This study documents an association between changes in institutional ownership during a calendar quarter and abnormal returns at the time of subsequent announcements of quarterly earnings. The result is driven by the portfolio returns of the extreme deciles of changes in institutional ownership, suggesting that institutions trade based on information about future earnings, but that such trading is not widespread. We also find that the difference between earnings announcement returns of the extreme deciles of change in institutional ownership is much greater when change in institutional ownership of a stock is driven by relatively few institutions, measured using the skewness of the distribution of change in institutional ownership of the stock. This result suggests that when fewer differentially informed investors make disproportionately large purchases or sales of stocks, a greater amount of the information on which they base their trades is not impounded in prices until the subsequent earnings announcement. Finally, we show that our results obtain for institutional investors with short-term focus, such as independent advisors, investment companies and insurance companies, but not for institutional investors with long- term focus, such as internally managed pension funds, educational institutions, and private foundations. This result further supports our conclusions regarding informed trading by institutions based on information about forthcoming earnings.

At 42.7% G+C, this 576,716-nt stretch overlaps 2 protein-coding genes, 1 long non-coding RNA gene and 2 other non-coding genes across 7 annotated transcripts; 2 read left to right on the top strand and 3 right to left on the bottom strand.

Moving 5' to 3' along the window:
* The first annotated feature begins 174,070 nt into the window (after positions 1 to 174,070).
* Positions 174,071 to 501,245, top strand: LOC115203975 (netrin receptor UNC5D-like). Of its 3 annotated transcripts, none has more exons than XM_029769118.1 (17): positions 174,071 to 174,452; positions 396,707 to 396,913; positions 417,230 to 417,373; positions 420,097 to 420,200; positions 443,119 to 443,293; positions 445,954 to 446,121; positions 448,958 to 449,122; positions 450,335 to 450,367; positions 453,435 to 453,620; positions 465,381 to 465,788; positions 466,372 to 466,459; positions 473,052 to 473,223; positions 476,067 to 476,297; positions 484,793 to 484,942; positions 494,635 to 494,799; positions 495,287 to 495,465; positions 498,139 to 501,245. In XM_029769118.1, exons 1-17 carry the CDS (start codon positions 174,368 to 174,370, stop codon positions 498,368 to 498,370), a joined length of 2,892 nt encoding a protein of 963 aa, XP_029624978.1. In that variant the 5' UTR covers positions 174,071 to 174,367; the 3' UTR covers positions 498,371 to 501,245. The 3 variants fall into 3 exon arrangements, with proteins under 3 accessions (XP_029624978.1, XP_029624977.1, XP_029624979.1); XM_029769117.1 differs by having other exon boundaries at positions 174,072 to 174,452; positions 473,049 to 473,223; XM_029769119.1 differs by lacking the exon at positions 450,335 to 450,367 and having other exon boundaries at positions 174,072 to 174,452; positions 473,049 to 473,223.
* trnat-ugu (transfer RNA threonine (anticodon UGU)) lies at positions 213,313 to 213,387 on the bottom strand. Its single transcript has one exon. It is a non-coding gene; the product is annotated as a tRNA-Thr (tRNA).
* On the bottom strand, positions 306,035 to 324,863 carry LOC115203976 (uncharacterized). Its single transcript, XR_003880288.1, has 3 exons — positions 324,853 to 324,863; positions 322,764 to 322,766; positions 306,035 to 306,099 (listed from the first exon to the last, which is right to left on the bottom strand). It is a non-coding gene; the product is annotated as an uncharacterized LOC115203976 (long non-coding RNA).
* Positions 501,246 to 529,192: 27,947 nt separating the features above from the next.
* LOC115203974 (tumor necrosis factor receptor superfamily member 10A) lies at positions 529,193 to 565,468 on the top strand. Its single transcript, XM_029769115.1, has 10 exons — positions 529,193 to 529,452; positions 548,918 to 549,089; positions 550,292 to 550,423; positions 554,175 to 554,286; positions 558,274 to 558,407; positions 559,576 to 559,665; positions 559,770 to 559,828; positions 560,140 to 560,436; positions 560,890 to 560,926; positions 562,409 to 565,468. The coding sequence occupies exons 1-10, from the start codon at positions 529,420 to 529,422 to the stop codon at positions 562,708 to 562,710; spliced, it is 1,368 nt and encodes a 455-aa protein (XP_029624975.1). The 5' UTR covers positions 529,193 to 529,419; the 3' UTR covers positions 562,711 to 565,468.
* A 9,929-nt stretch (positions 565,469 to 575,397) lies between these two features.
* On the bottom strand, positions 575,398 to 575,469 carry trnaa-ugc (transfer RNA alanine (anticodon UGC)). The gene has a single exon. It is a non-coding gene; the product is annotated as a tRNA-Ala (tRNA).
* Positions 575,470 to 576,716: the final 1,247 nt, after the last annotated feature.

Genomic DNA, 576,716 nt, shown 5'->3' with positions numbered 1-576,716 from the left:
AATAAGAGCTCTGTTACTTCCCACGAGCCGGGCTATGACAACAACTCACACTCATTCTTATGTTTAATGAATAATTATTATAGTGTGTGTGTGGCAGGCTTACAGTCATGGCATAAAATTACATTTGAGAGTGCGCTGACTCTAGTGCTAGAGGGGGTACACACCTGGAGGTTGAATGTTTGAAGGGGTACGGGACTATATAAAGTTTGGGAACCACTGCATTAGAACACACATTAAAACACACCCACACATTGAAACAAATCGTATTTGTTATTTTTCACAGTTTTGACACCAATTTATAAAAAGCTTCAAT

ASJC Scopus subject areas
- Economics, Econometrics and Finance (miscellaneous)